Open Colectomy


  • An open colectomy is surgery to remove some or all of your colon. The colon is the long tube that connects the small bowel with the anus. The colon absorbs water from digested foods and turns the digested food into stool. It stores the stool until it passes out through your anus. Your caregiver may have told you that you need an open colectomy because you have cancer. You may also need an open colectomy if you have a bowel obstruction. You may also need an open colectomy if you have a disease that causes bleeding, infection, or swelling.

  • During your colectomy, your caregiver will cut your abdomen and remove part or all of your colon. If you have cancer, your caregiver will look at your nearby organs and body tissue. He will check to see if the cancer has spread to other parts of your body. Having an open colectomy may help you be in less pain. Your swelling may go away and you may stop bleeding. It may be easier for your stool to travel through your bowels. If you have cancer, an open colectomy may remove part or all of the cancer from your body. An open colectomy may improve the quality of your daily life.


You have the right to help plan your care. Learn about your health condition and how it may be treated. Discuss treatment options with your caregivers to decide what care you want to receive. You always have the right to refuse treatment.


  • You may get an infection in your urinary tract (the tube used for urinating). You may develop an infection or inflammation (redness or swelling) in your lungs, like pneumonia. You may get an abscess (pus pocket) near your cuts. Your bowel may leak and cause an infection in or around your intestines. You may get a serious infection in your blood. You may get an adhesion (body tissue that joins your organs together) that may block your intestines. Your surgery may not have removed all of the disease and you may need surgery again.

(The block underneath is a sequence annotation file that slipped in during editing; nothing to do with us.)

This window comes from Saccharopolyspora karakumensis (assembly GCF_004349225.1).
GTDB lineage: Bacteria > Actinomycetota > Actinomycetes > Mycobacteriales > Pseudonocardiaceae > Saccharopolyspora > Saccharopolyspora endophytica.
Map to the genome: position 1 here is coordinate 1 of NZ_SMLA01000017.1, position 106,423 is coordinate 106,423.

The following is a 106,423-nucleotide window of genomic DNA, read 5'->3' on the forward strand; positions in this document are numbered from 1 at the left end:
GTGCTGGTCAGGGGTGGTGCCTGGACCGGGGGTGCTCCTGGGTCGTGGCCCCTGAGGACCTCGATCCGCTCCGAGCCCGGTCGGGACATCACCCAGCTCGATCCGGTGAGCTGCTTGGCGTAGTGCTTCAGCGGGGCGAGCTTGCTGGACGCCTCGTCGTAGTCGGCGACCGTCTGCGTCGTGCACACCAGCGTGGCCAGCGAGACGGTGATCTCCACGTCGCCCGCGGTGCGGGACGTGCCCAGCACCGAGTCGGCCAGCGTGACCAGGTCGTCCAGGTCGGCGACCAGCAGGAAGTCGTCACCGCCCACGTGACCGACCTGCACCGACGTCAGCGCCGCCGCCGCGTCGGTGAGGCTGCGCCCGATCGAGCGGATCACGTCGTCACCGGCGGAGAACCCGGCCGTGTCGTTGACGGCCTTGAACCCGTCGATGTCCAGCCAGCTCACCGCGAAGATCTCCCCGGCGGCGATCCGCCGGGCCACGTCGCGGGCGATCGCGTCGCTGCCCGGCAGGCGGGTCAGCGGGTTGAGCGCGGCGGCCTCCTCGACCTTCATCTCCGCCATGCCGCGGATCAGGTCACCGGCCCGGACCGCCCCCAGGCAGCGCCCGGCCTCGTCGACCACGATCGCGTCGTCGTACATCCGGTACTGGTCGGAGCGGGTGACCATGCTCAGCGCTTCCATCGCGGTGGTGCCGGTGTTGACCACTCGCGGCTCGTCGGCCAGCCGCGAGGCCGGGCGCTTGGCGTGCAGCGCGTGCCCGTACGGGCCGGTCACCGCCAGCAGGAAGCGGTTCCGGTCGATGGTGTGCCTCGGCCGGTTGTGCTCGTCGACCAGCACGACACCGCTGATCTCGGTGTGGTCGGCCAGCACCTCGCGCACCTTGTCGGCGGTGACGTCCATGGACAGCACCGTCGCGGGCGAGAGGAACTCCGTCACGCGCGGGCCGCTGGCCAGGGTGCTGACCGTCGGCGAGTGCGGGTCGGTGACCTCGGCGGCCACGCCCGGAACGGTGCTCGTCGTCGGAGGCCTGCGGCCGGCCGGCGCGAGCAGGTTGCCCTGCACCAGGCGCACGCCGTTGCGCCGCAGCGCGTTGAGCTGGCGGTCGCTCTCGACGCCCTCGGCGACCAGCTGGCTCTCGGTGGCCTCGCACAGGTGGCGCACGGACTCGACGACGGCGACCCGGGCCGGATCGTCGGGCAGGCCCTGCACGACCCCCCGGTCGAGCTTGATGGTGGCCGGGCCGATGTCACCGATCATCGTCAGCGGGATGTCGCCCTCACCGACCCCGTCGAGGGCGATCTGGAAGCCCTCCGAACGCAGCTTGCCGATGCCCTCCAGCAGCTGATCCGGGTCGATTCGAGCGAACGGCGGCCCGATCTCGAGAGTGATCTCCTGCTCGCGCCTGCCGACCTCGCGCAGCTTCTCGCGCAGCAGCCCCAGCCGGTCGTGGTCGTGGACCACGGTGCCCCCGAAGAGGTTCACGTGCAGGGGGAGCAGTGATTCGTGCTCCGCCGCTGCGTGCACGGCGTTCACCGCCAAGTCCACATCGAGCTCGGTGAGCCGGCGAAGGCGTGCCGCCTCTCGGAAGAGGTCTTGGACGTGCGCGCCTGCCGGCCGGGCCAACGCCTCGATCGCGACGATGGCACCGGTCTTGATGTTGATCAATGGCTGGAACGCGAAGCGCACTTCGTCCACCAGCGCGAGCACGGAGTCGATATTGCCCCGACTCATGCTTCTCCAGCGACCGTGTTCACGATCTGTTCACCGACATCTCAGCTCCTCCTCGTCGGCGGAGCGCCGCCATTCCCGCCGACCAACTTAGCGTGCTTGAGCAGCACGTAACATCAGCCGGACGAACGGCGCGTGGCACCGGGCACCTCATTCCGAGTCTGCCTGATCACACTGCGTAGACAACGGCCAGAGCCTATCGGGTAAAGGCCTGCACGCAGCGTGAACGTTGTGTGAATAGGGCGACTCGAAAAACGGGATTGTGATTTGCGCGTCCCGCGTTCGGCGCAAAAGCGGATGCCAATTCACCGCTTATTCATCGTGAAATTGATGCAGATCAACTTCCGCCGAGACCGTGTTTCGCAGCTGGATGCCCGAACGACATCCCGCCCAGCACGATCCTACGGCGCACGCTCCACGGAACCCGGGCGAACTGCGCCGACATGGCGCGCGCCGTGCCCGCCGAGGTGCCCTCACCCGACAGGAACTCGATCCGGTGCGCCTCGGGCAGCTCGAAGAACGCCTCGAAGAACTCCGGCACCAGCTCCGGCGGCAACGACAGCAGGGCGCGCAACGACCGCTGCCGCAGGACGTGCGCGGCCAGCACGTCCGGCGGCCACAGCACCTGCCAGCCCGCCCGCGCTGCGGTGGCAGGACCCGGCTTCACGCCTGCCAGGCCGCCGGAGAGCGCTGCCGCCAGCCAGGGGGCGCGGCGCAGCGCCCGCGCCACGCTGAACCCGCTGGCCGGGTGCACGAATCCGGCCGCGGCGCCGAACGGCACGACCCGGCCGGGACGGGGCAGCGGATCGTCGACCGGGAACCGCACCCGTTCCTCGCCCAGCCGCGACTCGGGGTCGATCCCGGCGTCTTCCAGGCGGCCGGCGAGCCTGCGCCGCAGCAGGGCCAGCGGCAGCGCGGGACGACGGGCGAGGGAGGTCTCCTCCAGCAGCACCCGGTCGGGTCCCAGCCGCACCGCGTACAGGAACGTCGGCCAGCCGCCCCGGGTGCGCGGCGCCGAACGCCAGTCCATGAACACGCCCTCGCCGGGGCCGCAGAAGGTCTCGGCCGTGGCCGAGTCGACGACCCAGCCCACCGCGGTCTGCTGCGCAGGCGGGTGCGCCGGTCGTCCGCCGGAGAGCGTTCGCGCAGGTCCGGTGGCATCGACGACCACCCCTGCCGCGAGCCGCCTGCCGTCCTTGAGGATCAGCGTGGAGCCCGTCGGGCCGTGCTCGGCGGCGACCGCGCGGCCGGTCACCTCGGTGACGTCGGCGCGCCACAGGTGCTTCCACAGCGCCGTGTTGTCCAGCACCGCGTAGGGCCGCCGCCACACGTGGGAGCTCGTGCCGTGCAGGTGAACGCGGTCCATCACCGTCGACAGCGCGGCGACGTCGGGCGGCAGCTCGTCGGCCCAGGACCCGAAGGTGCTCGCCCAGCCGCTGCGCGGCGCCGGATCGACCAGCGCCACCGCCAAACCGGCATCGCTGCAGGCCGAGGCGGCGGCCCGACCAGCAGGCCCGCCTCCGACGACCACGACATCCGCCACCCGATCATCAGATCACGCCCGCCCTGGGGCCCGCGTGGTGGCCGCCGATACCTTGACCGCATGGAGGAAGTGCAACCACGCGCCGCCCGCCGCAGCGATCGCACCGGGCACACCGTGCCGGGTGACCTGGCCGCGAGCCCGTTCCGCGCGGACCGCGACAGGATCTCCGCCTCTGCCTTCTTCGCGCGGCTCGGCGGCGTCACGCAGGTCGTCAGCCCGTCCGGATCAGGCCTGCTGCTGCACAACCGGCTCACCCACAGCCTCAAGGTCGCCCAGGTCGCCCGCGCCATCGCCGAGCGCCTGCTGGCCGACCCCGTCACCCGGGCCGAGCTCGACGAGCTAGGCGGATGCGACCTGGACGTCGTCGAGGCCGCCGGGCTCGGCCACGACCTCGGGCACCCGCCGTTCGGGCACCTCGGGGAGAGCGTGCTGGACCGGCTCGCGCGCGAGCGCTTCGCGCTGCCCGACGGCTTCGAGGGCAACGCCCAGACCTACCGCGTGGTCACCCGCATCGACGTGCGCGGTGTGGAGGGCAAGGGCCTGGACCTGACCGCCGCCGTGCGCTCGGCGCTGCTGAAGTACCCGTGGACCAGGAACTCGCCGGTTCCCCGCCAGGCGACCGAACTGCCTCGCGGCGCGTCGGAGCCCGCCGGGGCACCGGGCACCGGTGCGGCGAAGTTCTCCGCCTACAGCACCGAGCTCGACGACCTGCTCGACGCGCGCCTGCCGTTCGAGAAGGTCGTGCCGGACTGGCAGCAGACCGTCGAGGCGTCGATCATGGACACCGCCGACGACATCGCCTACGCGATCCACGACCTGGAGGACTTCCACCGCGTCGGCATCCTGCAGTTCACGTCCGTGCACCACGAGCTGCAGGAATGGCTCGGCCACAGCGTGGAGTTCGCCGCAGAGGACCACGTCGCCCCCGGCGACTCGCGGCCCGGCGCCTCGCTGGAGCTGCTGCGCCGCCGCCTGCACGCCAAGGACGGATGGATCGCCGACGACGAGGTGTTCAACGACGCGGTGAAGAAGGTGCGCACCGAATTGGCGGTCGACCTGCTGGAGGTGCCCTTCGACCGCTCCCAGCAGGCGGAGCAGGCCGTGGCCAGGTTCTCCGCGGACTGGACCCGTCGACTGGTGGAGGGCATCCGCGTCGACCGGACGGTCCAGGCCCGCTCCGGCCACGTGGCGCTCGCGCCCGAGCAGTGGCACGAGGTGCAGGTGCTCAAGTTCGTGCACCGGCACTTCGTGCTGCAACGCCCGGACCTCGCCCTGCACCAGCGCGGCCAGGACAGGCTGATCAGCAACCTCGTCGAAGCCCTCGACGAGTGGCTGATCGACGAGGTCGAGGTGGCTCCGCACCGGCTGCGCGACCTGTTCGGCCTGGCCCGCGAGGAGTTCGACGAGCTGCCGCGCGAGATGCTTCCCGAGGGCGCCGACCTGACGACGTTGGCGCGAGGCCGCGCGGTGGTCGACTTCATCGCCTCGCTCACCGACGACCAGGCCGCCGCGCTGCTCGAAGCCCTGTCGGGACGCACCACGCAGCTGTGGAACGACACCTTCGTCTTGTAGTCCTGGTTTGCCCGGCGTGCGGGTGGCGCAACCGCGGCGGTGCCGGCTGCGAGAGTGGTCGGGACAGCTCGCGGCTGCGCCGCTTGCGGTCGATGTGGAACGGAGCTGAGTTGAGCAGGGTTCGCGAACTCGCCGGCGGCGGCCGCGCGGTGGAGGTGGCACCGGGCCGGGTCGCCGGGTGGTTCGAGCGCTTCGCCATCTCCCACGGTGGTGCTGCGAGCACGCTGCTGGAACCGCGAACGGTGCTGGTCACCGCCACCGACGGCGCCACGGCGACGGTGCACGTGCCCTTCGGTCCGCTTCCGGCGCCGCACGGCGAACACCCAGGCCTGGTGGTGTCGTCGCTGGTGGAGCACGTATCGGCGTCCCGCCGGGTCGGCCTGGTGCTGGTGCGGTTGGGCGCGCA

• You may get a blood clot in your leg or arm. This can cause pain and swelling, and it can stop blood from flowing where it needs to go in your body. The blood clot can break loose and travel to your lungs. A blood clot in your lungs can cause chest pain and trouble breathing. This problem can be life-threatening.

  • Your intestines, stomach, or other organs inside may be damaged during surgery. This may cause more bleeding than expected. You may need a blood transfusion if too much bleeding occurs during surgery. Without surgery, your symptoms may get worse. You may continue to be in pain and it may be difficult for you to have a bowel movement. Your intestines may develop more blockages or holes. Cancer or other diseases may spread to other parts of your body and you may die. Call your caregiver if you have questions or concerns about your surgery, medicine, or care.


Before your surgery:

  • Informed consent is a legal document that explains the tests, treatments, or procedures that you may need. Informed consent means you understand what will be done and can make decisions about what you want. You give your permission when you sign the consent form. You can have someone sign this form for you if you are not able to sign it. You have the right to understand your medical care in words you know. Before you sign the consent form, understand the risks and benefits of what will be done. Make sure all your questions are answered.